Gessler Takes Next Step Toward Uniform Voting System, Releases Statewide RFP
Following the passage of the Help America Vote Act in 2002, states across the country scrambled to modernize their election machines and systems. Fast forward ten years and that equipment is reaching the end of its lifespan. Since then, Colorado's 64 county clerks have used a variety of vendors and systems to provide the equipment used to cast votes, and process and tabulate votes. This disparate system has significant drawbacks. Most notably, counties cannot get cost savings that come from combined bargaining power. Since taking office, Secretary Gessler has been working to move the state to a Uniform Voting System, as concept that has proven successful in other states. Read More
Amendment 66 Would Hurt Small Businesses Across Colorado
The 27 percent income tax hike that will appear on the Nov. 5th Colorado ballot would, if approved, hit over a half a million small businesses
How the federal government shutdown and debt ceiling standoff in Washington will conclude is anyone’s guess, but one thing is certain; taxes won’t increase as part of whatever deal is worked out. So, most Americans can rest assured that their taxes won’t be going up in the near future, with the exception of folks who live in Colorado.Read More
Hickenlooper Says Decision on Special Session After Floods ‘A Day or Two’ Away
Gov. John Hickenlooper said Monday his administration is within “a day or two” from making a decision on if a special legislative session is needed to address issues in the wake of Colorado’s massive and deadly floods.
“We’re basically going out to every agency and asking them to push down into their bureaucracies … what are the issues you foresee and do we need legislation for any of these, so we’re gathering that information,” Hickenlooper said.
The governor added that to his knowledge there’s nothing that “rises to the level” of needing legislation, “but that doesn’t mean it’s not there.” Read More
Colorado's delegation races potential shutdown, winter for federal aid
Colorado's Congressional delegation is racing against a potential government shutdown and the coming winter to usher federal flood help to the state.
Colorado's two Democratic Sens. Mark Udall and Michael Bennet and Republican Rep. Cory Gardner introduced legislation in their respective chambers Wednesday that would lift a $100 million cap on how much federal money can be shipped to states for disaster highway repair.READ MORE
National Credit Union Foundation raising funds for Colorado flood relief
Reporter-Denver Business Journal
The National Credit Union Foundation (NCUF) has activated its online disaster relief system to raise money for credit union members who have experienced losses from the Colorado floods.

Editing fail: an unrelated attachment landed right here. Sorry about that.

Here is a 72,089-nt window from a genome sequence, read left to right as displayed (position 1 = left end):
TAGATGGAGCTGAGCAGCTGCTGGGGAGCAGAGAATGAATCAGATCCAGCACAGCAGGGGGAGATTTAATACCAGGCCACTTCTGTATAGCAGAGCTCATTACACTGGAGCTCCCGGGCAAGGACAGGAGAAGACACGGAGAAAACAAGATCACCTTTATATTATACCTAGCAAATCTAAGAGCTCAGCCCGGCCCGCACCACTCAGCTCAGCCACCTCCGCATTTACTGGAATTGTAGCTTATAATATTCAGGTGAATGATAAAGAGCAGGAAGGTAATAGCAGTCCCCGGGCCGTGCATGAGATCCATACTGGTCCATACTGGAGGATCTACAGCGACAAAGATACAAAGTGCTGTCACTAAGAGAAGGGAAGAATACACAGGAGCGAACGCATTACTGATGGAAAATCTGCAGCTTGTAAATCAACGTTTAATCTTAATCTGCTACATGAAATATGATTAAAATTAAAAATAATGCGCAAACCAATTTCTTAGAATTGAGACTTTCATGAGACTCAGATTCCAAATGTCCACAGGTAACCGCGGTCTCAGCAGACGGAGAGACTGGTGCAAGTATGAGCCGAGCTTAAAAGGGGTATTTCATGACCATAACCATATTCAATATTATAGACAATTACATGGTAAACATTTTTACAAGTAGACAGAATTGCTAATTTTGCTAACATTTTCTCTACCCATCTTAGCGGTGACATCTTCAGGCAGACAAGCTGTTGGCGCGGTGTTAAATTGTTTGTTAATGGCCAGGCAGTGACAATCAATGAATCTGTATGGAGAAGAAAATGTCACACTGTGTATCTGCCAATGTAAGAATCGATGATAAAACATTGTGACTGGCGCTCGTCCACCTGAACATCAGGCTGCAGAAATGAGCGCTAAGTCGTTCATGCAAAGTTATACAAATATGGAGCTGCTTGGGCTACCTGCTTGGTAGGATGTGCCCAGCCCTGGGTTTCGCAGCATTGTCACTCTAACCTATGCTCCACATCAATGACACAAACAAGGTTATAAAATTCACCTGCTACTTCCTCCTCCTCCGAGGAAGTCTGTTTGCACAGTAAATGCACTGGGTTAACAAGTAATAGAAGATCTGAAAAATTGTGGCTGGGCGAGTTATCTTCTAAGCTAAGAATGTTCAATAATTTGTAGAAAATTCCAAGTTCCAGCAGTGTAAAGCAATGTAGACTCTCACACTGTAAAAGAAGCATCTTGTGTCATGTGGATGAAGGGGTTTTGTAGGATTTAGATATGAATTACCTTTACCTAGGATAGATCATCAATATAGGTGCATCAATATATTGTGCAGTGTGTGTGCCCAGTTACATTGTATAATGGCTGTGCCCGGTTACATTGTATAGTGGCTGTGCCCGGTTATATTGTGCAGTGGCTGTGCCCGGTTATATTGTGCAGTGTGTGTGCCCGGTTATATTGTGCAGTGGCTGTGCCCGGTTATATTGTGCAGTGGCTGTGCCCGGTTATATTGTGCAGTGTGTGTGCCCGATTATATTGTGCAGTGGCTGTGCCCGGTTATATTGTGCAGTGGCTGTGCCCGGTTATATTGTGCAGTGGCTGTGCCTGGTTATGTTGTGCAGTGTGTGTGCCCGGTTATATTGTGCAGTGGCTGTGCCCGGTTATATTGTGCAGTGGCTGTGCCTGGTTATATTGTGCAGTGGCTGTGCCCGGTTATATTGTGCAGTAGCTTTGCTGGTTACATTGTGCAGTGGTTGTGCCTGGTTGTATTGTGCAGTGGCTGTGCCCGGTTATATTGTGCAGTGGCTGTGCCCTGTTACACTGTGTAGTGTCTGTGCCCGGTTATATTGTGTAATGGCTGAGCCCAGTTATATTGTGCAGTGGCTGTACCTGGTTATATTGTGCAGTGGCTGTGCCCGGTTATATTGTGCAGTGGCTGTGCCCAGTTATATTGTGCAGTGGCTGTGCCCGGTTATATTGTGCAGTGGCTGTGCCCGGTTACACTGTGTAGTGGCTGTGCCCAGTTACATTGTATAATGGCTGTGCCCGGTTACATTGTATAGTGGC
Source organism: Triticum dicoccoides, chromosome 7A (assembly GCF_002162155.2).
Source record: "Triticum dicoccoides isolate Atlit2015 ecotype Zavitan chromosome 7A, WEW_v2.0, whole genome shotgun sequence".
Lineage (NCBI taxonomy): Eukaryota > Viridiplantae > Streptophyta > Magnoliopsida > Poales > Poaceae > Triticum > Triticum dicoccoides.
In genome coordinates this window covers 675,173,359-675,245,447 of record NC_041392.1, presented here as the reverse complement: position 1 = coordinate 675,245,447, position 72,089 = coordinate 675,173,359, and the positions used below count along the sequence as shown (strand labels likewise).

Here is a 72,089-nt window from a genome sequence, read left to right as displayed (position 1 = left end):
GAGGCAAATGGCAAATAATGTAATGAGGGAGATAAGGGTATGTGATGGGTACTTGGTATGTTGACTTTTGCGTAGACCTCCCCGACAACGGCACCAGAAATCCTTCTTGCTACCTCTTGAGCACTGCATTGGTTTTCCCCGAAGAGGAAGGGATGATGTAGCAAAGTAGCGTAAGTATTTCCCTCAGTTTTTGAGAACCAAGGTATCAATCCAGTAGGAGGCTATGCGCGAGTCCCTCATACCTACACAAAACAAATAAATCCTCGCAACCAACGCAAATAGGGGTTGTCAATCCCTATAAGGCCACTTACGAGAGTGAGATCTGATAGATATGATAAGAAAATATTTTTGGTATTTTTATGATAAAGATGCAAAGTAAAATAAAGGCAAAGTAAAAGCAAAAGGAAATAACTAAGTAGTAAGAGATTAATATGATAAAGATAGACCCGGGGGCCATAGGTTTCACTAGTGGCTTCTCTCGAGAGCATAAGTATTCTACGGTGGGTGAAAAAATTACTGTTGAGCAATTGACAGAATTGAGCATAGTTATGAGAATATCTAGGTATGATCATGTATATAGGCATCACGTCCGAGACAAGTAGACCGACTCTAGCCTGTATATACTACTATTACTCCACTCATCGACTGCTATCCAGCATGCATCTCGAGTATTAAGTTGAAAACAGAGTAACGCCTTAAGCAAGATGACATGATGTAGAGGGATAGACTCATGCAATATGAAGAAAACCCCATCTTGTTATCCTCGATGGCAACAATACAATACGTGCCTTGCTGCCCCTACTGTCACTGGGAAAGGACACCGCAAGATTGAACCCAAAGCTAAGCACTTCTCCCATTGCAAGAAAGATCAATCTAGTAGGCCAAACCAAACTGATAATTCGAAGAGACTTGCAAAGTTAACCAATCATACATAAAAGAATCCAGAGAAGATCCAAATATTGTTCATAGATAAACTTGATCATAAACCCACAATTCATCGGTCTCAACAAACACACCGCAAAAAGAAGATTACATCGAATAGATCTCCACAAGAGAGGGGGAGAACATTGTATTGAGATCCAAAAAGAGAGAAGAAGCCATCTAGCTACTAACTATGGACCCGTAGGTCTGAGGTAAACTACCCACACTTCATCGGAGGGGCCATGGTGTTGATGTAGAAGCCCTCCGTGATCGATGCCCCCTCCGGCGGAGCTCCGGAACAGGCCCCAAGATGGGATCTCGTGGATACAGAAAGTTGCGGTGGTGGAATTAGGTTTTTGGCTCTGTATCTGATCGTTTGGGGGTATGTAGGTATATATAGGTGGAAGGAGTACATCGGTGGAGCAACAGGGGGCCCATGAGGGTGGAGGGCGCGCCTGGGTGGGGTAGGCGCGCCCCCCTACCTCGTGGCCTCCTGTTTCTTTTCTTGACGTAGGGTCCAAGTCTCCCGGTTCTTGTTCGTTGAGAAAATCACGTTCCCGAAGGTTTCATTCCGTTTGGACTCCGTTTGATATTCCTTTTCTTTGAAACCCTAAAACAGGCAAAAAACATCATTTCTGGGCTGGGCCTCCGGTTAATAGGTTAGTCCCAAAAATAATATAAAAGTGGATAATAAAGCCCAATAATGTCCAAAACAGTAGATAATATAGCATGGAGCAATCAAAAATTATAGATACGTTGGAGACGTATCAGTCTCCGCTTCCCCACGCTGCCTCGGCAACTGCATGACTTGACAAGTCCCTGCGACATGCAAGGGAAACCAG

Credit union supporters in every state can make donations through a secured website, www.CUAid.coop
, which accepts credit cards and wire transfers.READ MORE
NCUF Activates Disaster Relief to Aid Colorado Flood Victims
Credit Union Times
The National Credit Union Foundation
in Madison, Wis., activated on Tuesday its online disaster relief system, CUAid.coop, to raise money for victims of last week's epic floods in Colorado. The foundation said it estimated more than 10,000 credit union employees, volunteers and members may need some type of assistance.READ MORE
Colorado delegation introduces legislation to remove cap on federal flood relief funding
7 News - Colorado
BOULDER - As the federal government faces a possible shutdown, Colorado's delegation is introducing a plan to remove the cap on disaster relief related to the flooding.
Representative Cory Gardner, a Republican representing Colorado's 4th district, is part of the bi-partisan effort to get additional funding for public infrastructure repairs. His district includes several of the northern and eastern counties that suffered flood damage, including Weld, Morgan, Logan and parts of Boulder.
NCUA Activates Disaster Relief Policy after Colorado Flooding
The National Credit Union Administration is encouraging credit unions in areas distressed by severe flooding in Colorado to make prudent loans with special terms and reduced documentation for members affected by the disaster, among other things.
Modifications may include extending the terms of loan repayments, restructuring a borrower's debt obligations, and easing credit terms for new loans to certain borrowers, consistent with prudent practices. Read More